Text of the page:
The pertinent facts center about, not one but, two collisions, separated in time by about three and one-half years. In March of 1961 Cargill, Inc., through its wholly owned subsidiary, Cargo Carriers, Inc., operated a general fleeting service at a point known as Red Dog No. 1, located at Jackson's Landing (Mile 227.5 AHP). At about 9:00 P.M. on the evening of March 30, 1961 the barges L-1 and M-65, then owned pro hac vice and operated by Cargill, were moored into this fleet by the Tug ISABEL GARRETT, which was then being operated under a fully found charter to Cargo Carriers. The fleet was serviced at that time by a harbor tugboat, the JOHN E. COON, also operated under a fully found charter to Cargo Carriers. In the regular course of their day to day management of the fleeting service, personnel of Cargo Carriers wrote both standing orders and special orders which were to govern operations. The standing orders required clean, filled, brightly burning kerosene lanterns to be placed and securely tied at the bow and stern of each outboard barge, and required inspections of the fleet to be made as frequently as possible but never less frequently than twice a night. The special orders for the fleet for the night of March 30 stated, in part, '* * * we do not want any barges in the position of W-2, last high water. So be sure that the barges are properly tied and afloat. The water is expected to rise another foot over the weekend. * * *' Cargo Carriers' manager, who had charge of the fleet on the night of March 30, appeared as a witness in the court below. To the best of his knowledge no inspection was ever made of the manner in which L-1 and M-65 were tied off or equipped-- assertedly because just after they arrived fog set in 'and no one could get to them'. The events which took place in Cargo Carriers' fleet during the rest of this evening and the early morning hours of March 31, if known, are not shown in this record, but at approximately 6:00 A.M. on March 31 the harbor tug, JOHN E. COON, notified the fleet manager that the ESSO ZURICH had collided in the night with the barges L-1 and M-65 at Red Eye Crossing. The statements of the pilot and captain of the ESSO ZURICH showed the barges were not sighted and no lights or other indication of their presence was detected by her lookouts prior to the collision. When the manager then inspected the shore barge which remained in his fleet he found remnants of broken mooring lines hanging from this barge. The wreck of the barge L-1 came to rest approximately one hundred feet east of the east edge of the fifteen hundred foot channel regularly maintained by the United States in Red Eye Crossing, in water estimated to be between sixteen and twenty feet deep-- obviously navigable in fact even at low water. It was marked and lighted by Cargill from the date of this sinking until April 1962. From April 28, 1962, L-1 was marked and lighted by the U.S. Coast Guard. A new, properly equipped, lighted marker buoy was placed on location near L-1 on July 15, 1964 by Coast Guard personnel. This buoy was on its proper station at the time of the collision.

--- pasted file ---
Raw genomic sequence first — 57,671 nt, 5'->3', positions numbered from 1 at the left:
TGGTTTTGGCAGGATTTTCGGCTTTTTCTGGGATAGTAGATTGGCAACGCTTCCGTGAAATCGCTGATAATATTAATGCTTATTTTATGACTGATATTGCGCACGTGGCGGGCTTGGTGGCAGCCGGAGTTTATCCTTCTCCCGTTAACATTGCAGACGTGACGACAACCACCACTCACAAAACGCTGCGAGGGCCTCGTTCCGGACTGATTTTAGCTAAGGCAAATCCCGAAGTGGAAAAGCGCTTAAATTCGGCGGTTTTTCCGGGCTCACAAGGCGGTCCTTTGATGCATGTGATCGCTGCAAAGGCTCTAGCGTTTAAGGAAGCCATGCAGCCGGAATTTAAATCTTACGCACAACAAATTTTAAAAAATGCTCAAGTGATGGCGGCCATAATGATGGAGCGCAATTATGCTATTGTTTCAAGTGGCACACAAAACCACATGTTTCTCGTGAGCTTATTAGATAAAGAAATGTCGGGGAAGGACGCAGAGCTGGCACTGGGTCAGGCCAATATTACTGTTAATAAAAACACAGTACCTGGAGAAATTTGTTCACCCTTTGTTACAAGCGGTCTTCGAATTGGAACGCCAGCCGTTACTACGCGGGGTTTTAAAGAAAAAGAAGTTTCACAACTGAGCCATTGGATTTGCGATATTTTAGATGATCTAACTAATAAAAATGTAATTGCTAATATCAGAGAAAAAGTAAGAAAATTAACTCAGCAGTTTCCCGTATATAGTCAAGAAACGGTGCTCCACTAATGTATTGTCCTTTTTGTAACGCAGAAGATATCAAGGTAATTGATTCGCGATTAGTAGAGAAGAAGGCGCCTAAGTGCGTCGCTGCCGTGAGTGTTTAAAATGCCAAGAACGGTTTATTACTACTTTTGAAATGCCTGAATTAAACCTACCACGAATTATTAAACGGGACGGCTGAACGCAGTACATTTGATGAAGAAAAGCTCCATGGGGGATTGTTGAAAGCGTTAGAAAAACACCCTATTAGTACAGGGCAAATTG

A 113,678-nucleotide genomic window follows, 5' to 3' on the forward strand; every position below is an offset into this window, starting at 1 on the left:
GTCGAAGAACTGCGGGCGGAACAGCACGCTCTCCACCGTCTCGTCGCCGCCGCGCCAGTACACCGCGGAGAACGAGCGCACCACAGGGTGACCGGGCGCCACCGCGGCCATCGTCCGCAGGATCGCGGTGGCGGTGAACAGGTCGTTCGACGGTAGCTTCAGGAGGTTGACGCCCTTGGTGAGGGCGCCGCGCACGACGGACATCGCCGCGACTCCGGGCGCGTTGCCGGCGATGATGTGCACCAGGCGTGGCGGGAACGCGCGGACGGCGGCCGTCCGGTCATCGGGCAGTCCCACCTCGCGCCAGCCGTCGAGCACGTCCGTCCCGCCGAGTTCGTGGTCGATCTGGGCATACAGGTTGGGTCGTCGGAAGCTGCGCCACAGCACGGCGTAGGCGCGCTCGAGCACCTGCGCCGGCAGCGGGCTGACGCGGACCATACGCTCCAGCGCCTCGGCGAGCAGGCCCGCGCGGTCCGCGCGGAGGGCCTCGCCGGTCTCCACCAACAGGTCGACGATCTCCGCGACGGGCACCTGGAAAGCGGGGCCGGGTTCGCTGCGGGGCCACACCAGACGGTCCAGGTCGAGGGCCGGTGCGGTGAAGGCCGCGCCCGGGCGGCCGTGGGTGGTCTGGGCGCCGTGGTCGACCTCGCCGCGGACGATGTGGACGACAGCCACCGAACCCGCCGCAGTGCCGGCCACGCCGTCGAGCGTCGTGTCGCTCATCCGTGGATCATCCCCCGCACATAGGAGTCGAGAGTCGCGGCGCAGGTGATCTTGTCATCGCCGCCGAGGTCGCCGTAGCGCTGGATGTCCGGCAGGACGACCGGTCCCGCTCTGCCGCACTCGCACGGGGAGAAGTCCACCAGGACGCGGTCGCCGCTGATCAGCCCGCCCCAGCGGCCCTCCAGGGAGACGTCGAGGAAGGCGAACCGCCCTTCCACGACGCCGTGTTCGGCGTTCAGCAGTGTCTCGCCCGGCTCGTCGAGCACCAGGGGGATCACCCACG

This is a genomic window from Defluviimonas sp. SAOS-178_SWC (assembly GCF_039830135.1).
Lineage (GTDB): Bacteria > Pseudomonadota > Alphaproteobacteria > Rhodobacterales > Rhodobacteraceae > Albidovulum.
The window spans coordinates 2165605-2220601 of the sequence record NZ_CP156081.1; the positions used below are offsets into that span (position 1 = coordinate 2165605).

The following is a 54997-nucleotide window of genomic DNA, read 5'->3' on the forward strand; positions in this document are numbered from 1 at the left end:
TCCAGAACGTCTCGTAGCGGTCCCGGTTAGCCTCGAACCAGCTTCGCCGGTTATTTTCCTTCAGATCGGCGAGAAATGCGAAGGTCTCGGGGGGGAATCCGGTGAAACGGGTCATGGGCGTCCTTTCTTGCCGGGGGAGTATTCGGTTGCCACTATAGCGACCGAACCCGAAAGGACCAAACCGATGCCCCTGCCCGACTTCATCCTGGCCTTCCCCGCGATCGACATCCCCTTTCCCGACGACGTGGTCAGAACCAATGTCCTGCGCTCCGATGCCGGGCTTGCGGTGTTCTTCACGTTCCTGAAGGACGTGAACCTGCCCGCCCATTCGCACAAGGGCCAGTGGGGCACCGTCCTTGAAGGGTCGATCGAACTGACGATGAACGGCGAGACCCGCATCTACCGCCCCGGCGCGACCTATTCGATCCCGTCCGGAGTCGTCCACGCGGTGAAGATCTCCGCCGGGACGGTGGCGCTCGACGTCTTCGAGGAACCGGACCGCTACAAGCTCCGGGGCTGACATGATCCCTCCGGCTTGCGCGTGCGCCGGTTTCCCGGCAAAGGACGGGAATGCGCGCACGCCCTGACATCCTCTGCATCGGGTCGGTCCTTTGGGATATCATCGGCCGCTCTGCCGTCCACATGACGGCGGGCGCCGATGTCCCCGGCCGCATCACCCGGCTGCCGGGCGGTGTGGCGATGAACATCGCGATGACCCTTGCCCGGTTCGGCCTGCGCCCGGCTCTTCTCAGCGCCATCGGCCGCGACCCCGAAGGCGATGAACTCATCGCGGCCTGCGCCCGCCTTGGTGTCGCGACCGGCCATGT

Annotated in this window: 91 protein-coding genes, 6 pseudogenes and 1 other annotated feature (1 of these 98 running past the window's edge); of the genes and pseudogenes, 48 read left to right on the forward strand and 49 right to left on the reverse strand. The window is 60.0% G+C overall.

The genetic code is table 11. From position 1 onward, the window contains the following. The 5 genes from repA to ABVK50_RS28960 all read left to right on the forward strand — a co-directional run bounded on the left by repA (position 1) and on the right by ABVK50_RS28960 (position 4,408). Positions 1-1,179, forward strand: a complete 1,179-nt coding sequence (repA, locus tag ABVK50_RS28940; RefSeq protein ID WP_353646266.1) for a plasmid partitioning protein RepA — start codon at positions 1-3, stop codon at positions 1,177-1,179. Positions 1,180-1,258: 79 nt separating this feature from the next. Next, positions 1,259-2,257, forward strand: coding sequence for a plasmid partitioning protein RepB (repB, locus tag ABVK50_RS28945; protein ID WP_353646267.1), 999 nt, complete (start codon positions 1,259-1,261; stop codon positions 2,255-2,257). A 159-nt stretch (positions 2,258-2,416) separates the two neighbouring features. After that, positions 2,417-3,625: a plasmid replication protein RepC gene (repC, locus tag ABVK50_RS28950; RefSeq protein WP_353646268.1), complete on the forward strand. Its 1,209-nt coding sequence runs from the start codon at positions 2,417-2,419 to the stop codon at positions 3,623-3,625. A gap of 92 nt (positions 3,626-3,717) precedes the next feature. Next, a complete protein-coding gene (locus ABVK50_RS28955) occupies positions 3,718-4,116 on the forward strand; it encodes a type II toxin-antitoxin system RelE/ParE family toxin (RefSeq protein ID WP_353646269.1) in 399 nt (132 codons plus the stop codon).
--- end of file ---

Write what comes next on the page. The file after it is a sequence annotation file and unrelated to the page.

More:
The circumstances surrounding the collision giving rise to the present litigation were established by the testimony of the Captain and the relief pilot of the Tug CROCHET. On August 27, 1964, the CROCHET left the Humble Oil Company's Esso dock about 5:00 P.M. headed down river, bound for Mobile, with ESSO BARGE 261 loaded with asphalt made up ahead. The tug's crew consisted of a captain, a relief pilot and a deckhand-cook; there was no crew on the barge. The captain was at the wheel of the tug. When the flotilla reached a point just above and within sight of Red Eye Crossing, a radio message recalled the tug to the Esso dock for further testing ofthe cargo, but before returning the captain pointed out the red buoy marking the location of the sunken barge L-1 to the relief pilot, Gillis Naquin. The sun was shining brightly enough so that it was not possible to then tell whether the light on the buoy was operating. The flotilla returned to the Esso dock and remained there until the requested testing procedures had been completed. About 10:00 P.M., CROCHET, made up as before, again headed down river bound for Mobile. The captain and the deckhand-cook went to bed, and when the flotilla arrived at Red Eye Crossing, Relief Pilot Naquin was the only person on the vessels who was awake.